Staff at Manchester Airport cancelled a strike this month after they were offered a pay rise just before the strike was due.
Cleaners at the airport had previously been offered a 2% pay rise but rejected the increase, vowing to strike from 17th July through to 6am on 20th July. But at the eleventh hour airport employers Initial Air Services announced a 3.5% pay rise which 78% of union members accepted.
Spokeswoman for union group Unite explained that the airport employees had wanted to avoid taking industrial action and were glad when a resolution was offered.
She said: “We want to send a clear message to contractors at Manchester Airport: if they choose to impose a non-negotiated pay deal, then we will retaliate.”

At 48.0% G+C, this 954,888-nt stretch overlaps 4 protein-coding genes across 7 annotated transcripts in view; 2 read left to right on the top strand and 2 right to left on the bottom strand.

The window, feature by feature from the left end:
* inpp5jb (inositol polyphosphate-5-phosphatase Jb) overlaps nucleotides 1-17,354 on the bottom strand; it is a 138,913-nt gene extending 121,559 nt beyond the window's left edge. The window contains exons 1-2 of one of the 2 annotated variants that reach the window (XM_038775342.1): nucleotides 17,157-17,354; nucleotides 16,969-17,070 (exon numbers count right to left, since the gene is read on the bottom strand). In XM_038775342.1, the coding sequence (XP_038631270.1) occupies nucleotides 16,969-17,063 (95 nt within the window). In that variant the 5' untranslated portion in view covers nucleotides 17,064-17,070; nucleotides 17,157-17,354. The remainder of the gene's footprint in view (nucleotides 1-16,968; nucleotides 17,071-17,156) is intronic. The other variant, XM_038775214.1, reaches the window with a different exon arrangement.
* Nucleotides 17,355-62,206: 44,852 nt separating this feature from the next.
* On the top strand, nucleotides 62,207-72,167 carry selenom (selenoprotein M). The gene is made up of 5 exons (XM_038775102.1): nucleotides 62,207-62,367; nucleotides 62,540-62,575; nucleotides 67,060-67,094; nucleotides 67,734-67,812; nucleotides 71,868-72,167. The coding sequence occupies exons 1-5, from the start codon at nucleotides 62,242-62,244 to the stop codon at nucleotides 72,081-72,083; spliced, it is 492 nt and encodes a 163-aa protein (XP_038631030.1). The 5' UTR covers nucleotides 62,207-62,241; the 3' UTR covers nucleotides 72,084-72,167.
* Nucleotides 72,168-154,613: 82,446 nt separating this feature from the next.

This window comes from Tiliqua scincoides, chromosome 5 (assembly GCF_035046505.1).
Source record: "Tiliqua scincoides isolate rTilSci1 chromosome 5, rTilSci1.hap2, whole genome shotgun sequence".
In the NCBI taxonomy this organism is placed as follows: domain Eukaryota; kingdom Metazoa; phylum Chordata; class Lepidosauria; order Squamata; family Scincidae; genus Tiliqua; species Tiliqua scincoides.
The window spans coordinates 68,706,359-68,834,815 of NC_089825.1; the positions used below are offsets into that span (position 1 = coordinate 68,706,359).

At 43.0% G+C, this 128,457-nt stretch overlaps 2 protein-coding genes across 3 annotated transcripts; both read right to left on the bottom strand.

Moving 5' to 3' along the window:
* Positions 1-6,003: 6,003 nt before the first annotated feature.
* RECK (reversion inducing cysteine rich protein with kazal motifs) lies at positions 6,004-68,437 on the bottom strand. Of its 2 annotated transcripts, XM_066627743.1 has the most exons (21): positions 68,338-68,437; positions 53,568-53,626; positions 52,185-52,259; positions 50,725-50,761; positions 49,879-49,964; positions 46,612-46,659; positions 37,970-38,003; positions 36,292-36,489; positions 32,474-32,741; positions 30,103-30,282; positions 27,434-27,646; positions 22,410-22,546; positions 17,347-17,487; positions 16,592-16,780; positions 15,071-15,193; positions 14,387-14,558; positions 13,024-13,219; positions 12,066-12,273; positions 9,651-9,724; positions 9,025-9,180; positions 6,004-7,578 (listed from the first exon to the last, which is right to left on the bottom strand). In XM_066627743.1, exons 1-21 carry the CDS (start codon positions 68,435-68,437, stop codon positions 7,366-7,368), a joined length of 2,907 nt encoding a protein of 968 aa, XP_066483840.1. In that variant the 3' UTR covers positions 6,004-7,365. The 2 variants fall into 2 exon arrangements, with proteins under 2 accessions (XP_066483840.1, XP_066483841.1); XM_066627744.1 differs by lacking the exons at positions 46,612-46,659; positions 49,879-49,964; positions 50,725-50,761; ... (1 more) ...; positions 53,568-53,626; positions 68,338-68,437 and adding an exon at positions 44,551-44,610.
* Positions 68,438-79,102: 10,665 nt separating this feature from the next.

Although cleaners at Manchester Airport did go into work on 17th July, thousands of local authority and public sector employees took industrial action causing disruption across the country.
In Manchester more than 84 schools were forced to close after cleaning staff, teaching assistants and midday staff staged a walkout and many of its libraries, museums, town halls and leisure centres were also shut.
With 750,000 employees protesting, the strike was hailed as the biggest walkout since the General Strike in 1926.
According to Jack Dromey, national organiser of the Transport and General Workers Union, the strike reflected a general mood of dissatisfaction with poor pay and hoped it would send a powerful message to local councillors, adding:
“Our members want fair pay, decent treatment and, quite simply, respect.”